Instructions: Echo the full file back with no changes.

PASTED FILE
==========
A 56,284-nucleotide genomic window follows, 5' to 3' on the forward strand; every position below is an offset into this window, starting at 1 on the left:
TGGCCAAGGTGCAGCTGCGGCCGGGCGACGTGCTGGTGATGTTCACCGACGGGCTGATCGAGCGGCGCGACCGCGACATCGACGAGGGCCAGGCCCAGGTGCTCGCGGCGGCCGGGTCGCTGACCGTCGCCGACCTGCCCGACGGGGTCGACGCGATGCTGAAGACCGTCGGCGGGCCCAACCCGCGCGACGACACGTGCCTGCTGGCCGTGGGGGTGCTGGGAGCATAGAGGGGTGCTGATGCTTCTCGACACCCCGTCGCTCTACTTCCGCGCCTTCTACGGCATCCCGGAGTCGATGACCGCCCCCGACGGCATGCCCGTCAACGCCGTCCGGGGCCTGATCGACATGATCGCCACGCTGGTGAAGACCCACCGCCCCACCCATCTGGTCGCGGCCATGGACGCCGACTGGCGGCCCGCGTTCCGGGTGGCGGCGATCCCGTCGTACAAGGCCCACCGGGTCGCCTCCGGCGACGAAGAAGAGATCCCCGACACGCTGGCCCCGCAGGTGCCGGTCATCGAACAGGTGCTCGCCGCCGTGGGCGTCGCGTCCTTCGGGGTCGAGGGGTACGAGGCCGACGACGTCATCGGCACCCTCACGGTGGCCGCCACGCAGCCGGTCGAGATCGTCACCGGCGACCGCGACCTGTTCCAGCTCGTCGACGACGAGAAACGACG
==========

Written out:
A 56,284-nucleotide genomic window follows, 5' to 3' on the forward strand; every position below is an offset into this window, starting at 1 on the left:
TGGCCAAGGTGCAGCTGCGGCCGGGCGACGTGCTGGTGATGTTCACCGACGGGCTGATCGAGCGGCGCGACCGCGACATCGACGAGGGCCAGGCCCAGGTGCTCGCGGCGGCCGGGTCGCTGACCGTCGCCGACCTGCCCGACGGGGTCGACGCGATGCTGAAGACCGTCGGCGGGCCCAACCCGCGCGACGACACGTGCCTGCTGGCCGTGGGGGTGCTGGGAGCATAGAGGGGTGCTGATGCTTCTCGACACCCCGTCGCTCTACTTCCGCGCCTTCTACGGCATCCCGGAGTCGATGACCGCCCCCGACGGCATGCCCGTCAACGCCGTCCGGGGCCTGATCGACATGATCGCCACGCTGGTGAAGACCCACCGCCCCACCCATCTGGTCGCGGCCATGGACGCCGACTGGCGGCCCGCGTTCCGGGTGGCGGCGATCCCGTCGTACAAGGCCCACCGGGTCGCCTCCGGCGACGAAGAAGAGATCCCCGACACGCTGGCCCCGCAGGTGCCGGTCATCGAACAGGTGCTCGCCGCCGTGGGCGTCGCGTCCTTCGGGGTCGAGGGGTACGAGGCCGACGACGTCATCGGCACCCTCACGGTGGCCGCCACGCAGCCGGTCGAGATCGTCACCGGCGACCGCGACCTGTTCCAGCTCGTCGACGACGAGAAACGACG